Howdy all! Long one this week – I’ll be shifting gears a bit and talking more about exactly what’s happening with the Russian government right now and how it’s affecting studies at UVU. There have also been some recent reports on a couple of big developments around NY Gov. Andrew Cuomo.
Russia and UVU
Earlier this year, Alexei Navalny – leader of the opposition to Putin’s regime – was arrested upon returning to Russia from Germany, where he had been recovering after being poisoned.
The arrest flung Moscow into – for lack of a better word – chaos. An estimated 15,000 protestors took to the streets to demand Navalny’s release, and at least 3,000 protestors were arrested by riot police, including Navalny’s wife, Yulia.
The unrest in Russia isn’t only affecting the people there – it’s impacting the teaching right here at UVU.
A class taught by Professor Frederick White – which usually covers the political history of Russia up through Putin’s regime – has taken a drastic change with the unrest in the country. As the situation has developed, White has taken the opportunity to adapt the course to keep up with changes.
“I thought that this course would be very timely, given the specter of Russia that has haunted the Trump Presidency,” said White. “However, I never anticipated that the situation with Navalny would escalate into political upheaval of this magnitude. This is the first real popular challenge to Putin’s presidency since 2012-13. We are studying history, foreign policy, and national security issues as they are being shaped.”
Students in the class have been excited to see the parallels between Russia’s history and the current developments, White said.
“I have really enjoyed how Dr. White has connected Russia’s history to its modern-day behaviors,” said Sam Elzinga, a political science major and one of the students in White’s class , “Russia’s history spans thousands of years, so its cultural memory is much longer than what we see in the United States.”
Read the whole story on White’s changing class here.
Andrew Cuomo and the terrible, horrible, no-good, really bad week
Democratic Gov. Andrew Cuomo of New York is back in hot water this week. If you’re a consistent reader, you may remember that I mentioned Cuomo a few weeks back amidst allegations that he’d delayed reporting of coronavirus deaths within nursing homes.
Things in that realm haven’t exactly gotten better for Cuomo in the past week. According to reporting from the New York Times and Wall Street Journal, aides to Cuomo had successfully pressured state health officials to fudge report data showing higher-than-reported coronavirus deaths.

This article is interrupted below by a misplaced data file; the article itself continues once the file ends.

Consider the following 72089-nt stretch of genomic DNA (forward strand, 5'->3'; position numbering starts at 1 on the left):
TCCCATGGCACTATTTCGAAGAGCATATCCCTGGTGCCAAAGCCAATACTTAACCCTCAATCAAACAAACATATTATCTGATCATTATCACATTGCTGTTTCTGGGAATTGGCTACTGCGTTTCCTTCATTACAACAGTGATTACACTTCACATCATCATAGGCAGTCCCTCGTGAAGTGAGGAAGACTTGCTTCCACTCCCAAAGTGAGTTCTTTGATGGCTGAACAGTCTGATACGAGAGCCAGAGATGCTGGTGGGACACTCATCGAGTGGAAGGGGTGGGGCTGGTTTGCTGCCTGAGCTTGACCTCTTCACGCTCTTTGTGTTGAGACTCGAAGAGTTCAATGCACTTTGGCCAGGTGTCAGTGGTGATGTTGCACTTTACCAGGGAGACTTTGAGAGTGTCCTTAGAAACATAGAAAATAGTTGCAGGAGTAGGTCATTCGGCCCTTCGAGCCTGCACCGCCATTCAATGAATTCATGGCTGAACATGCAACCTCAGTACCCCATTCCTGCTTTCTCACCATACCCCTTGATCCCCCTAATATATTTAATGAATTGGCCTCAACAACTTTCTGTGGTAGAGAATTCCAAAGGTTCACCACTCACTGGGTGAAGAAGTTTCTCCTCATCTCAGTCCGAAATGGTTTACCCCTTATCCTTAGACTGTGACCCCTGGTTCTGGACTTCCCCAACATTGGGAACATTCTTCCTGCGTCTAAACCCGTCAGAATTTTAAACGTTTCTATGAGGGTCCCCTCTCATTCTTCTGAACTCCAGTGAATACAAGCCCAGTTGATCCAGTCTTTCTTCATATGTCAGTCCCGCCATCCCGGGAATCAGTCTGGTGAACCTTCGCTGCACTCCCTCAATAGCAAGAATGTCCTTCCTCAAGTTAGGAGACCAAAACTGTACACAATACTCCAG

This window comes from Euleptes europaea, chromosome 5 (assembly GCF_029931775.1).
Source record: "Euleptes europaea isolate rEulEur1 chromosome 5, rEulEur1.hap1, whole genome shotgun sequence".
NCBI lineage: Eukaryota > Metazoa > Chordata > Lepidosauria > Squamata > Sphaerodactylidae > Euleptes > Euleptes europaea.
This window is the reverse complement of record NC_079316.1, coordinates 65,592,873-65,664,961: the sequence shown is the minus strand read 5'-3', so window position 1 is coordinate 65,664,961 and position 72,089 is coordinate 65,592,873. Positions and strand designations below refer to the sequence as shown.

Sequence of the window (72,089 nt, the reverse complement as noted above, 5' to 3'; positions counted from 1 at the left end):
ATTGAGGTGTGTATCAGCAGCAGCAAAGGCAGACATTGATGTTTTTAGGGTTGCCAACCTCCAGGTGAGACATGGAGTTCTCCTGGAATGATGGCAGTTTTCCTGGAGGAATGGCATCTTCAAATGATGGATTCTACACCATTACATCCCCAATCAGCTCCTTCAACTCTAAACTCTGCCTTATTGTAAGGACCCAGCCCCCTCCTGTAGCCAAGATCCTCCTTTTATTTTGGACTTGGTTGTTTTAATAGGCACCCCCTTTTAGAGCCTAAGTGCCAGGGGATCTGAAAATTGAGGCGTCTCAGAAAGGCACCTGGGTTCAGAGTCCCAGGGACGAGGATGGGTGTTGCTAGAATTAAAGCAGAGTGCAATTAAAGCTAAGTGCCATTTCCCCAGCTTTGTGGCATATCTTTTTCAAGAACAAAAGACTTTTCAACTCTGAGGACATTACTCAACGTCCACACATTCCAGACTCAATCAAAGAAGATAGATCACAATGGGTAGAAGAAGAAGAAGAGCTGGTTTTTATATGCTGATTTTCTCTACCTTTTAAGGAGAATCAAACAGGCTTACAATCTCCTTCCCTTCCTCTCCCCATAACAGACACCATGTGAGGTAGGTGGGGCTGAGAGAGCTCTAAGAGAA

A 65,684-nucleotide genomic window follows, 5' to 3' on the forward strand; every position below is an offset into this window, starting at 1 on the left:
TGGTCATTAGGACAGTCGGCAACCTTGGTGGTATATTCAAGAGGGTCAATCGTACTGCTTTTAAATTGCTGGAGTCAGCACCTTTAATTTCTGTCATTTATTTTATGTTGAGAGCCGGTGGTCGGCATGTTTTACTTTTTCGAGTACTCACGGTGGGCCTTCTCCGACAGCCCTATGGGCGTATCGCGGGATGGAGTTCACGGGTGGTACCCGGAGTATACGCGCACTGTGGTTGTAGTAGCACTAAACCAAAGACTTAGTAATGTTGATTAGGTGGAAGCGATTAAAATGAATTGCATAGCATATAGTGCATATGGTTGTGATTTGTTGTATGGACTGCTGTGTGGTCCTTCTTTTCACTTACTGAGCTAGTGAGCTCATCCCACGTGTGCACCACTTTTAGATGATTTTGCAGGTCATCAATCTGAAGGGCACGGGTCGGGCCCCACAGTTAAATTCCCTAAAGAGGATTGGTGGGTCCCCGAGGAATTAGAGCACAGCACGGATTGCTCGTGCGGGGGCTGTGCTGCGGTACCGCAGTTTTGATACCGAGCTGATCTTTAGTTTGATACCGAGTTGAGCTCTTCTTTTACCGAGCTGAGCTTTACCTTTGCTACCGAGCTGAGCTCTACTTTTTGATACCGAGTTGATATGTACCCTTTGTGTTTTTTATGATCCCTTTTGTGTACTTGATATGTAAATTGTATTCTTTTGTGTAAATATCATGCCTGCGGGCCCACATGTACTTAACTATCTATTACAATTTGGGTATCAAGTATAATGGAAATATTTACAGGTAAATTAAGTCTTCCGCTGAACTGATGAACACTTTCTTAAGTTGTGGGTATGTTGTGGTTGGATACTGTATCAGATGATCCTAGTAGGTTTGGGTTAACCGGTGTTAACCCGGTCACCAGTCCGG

While Cuomo was initially praised for his quick and seemingly-effective response to the state’s COVID-19 outbreak, this revelation mars it. According to the reporting, the intervention by aides happened around the same time Cuomo started writing a book on his coronavirus response.
Per the Times, the number of cases in June last year was more than nine thousand, which was far higher than the numbers released to the public. To keep it under wraps, senior aides rewrote the report and removed the figures.
On Friday, the New York state senate passed a resolution stripping Cuomo of his expanded emergency executive powers. The bill is expected to pass to the house over the weekend. Though Democrats have a veto-proof majority in case the governor tries to nix the legislation, Cuomo has said he supports the move.
“Today, under this new legislation the governor will no longer be able to issue any new directives, period,” Senate Majority Leader Andrea Stewart-Cousins said. “In light of recent events, however, it is clear that we need to move toward a system of increased oversight, review and verification between the Legislature and the executive branch, and also limit the powers granted to the governor.”
Cuomo’s intervention with the COVID-19 reporting wasn’t the only bad news to surface this week.
Within the last two weeks, two former aides have come forward, accusing Cuomo of inappropriate sexual remarks. NY Attorney General Leticia James is conducting a formal inquiry into the allegations.
“This is not a responsibility we take lightly,” James said. Though she is a Democrat and has been allied with Cuomo at times, Attorneys General are elected separately and work independently of the executive branch.
Cuomo has said that he has no intention to resign, but issued a pseudo-apology regarding the allegations, saying, “I now understand that my interactions may have been insensitive or too personal and that some of my comments, given my position, made others feel in ways I never intended. I acknowledge some of the things I have said have been misinterpreted as an unwanted flirtation. To the extent anyone felt that way, I am truly sorry about that.”
Critics, including state assemblywoman Yuh-Line Niou, have derided Cuomo’s apology as tone-deaf.
“When is it a joke to say ‘Do you have sex with older men?’” said Niou. “I felt like it was very much gaslighting instead of an apology, and I think a lot of women read it that way.”
In other news…
- This week, the U.S. House of Representatives passed H.R. 1, a massive bill which would reform voting rights and procedures nationwide.
- President Biden’s $1.9 trillion COVID relief bill passed the House of Representatives this week and is currently working its way through the Senate. It’s currently under debate and has stalled a bit (at time of writing on Friday afternoon), but congressional leaders are hoping to have it passed next week.
I know this was a longer review, so thank you for hanging in there – hopefully it was informative. What are your thoughts on this week’s developments? Feel free to comment below.
Senior Staff Writer
Isaac is a junior studying journalism and political science. He enjoys all the cliché stuff, like movies, video games, music and pizza.